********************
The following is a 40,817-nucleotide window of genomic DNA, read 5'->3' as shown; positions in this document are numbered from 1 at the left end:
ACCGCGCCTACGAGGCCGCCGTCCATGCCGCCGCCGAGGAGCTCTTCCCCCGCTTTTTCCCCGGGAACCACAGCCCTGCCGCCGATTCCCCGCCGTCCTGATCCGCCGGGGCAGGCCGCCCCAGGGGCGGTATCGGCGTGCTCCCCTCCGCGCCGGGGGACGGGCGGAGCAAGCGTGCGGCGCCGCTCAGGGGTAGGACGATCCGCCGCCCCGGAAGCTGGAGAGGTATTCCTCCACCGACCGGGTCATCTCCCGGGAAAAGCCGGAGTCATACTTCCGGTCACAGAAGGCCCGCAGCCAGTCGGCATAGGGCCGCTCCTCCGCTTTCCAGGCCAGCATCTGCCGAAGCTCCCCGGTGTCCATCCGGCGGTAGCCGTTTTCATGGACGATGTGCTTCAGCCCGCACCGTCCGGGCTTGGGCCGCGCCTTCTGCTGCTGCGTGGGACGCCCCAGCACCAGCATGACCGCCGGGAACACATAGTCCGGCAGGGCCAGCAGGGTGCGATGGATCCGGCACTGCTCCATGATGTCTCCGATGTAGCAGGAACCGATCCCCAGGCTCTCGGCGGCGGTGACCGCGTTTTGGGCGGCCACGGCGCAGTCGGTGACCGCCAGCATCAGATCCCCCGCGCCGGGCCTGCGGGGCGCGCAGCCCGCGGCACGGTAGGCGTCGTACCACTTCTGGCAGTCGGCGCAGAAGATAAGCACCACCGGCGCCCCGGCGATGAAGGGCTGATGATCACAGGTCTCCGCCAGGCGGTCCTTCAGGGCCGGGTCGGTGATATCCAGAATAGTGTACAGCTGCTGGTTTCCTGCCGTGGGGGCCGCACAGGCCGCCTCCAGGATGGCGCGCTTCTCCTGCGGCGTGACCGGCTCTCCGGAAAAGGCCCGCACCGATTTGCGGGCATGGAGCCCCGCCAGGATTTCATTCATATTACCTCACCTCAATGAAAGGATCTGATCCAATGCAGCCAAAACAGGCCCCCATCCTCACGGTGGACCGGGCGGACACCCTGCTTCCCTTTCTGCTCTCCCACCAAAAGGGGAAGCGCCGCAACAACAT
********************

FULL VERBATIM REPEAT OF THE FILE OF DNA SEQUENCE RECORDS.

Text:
The following is a 40,817-nucleotide window of genomic DNA, read 5'->3' as shown; positions in this document are numbered from 1 at the left end:
ACCGCGCCTACGAGGCCGCCGTCCATGCCGCCGCCGAGGAGCTCTTCCCCCGCTTTTTCCCCGGGAACCACAGCCCTGCCGCCGATTCCCCGCCGTCCTGATCCGCCGGGGCAGGCCGCCCCAGGGGCGGTATCGGCGTGCTCCCCTCCGCGCCGGGGGACGGGCGGAGCAAGCGTGCGGCGCCGCTCAGGGGTAGGACGATCCGCCGCCCCGGAAGCTGGAGAGGTATTCCTCCACCGACCGGGTCATCTCCCGGGAAAAGCCGGAGTCATACTTCCGGTCACAGAAGGCCCGCAGCCAGTCGGCATAGGGCCGCTCCTCCGCTTTCCAGGCCAGCATCTGCCGAAGCTCCCCGGTGTCCATCCGGCGGTAGCCGTTTTCATGGACGATGTGCTTCAGCCCGCACCGTCCGGGCTTGGGCCGCGCCTTCTGCTGCTGCGTGGGACGCCCCAGCACCAGCATGACCGCCGGGAACACATAGTCCGGCAGGGCCAGCAGGGTGCGATGGATCCGGCACTGCTCCATGATGTCTCCGATGTAGCAGGAACCGATCCCCAGGCTCTCGGCGGCGGTGACCGCGTTTTGGGCGGCCACGGCGCAGTCGGTGACCGCCAGCATCAGATCCCCCGCGCCGGGCCTGCGGGGCGCGCAGCCCGCGGCACGGTAGGCGTCGTACCACTTCTGGCAGTCGGCGCAGAAGATAAGCACCACCGGCGCCCCGGCGATGAAGGGCTGATGATCACAGGTCTCCGCCAGGCGGTCCTTCAGGGCCGGGTCGGTGATATCCAGAATAGTGTACAGCTGCTGGTTTCCTGCCGTGGGGGCCGCACAGGCCGCCTCCAGGATGGCGCGCTTCTCCTGCGGCGTGACCGGCTCTCCGGAAAAGGCCCGCACCGATTTGCGGGCATGGAGCCCCGCCAGGATTTCATTCATATTACCTCACCTCAATGAAAGGATCTGATCCAATGCAGCCAAAACAGGCCCCCATCCTCACGGTGGACCGGGCGGACACCCTGCTTCCCTTTCTGCTCTCCCACCAAAAGGGGAAGCGCCGCAACAACAT